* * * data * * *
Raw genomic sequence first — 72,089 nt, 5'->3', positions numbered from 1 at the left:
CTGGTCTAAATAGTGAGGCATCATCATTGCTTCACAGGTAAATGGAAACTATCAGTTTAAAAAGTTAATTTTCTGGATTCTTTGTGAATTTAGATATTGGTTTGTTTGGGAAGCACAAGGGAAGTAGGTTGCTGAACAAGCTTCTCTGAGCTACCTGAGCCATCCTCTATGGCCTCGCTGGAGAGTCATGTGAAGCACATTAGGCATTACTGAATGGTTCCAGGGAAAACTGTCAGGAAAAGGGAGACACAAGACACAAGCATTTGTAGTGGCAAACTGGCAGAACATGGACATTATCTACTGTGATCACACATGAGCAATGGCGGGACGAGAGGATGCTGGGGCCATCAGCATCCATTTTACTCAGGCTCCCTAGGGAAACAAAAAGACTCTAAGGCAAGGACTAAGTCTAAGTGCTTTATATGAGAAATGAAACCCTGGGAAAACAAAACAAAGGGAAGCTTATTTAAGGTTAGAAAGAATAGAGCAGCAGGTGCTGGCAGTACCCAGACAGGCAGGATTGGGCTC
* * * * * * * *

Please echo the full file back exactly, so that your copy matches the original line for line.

Raw genomic sequence first — 72,089 nt, 5'->3', positions numbered from 1 at the left:
CTGGTCTAAATAGTGAGGCATCATCATTGCTTCACAGGTAAATGGAAACTATCAGTTTAAAAAGTTAATTTTCTGGATTCTTTGTGAATTTAGATATTGGTTTGTTTGGGAAGCACAAGGGAAGTAGGTTGCTGAACAAGCTTCTCTGAGCTACCTGAGCCATCCTCTATGGCCTCGCTGGAGAGTCATGTGAAGCACATTAGGCATTACTGAATGGTTCCAGGGAAAACTGTCAGGAAAAGGGAGACACAAGACACAAGCATTTGTAGTGGCAAACTGGCAGAACATGGACATTATCTACTGTGATCACACATGAGCAATGGCGGGACGAGAGGATGCTGGGGCCATCAGCATCCATTTTACTCAGGCTCCCTAGGGAAACAAAAAGACTCTAAGGCAAGGACTAAGTCTAAGTGCTTTATATGAGAAATGAAACCCTGGGAAAACAAAACAAAGGGAAGCTTATTTAAGGTTAGAAAGAATAGAGCAGCAGGTGCTGGCAGTACCCAGACAGGCAGGATTGGGCTC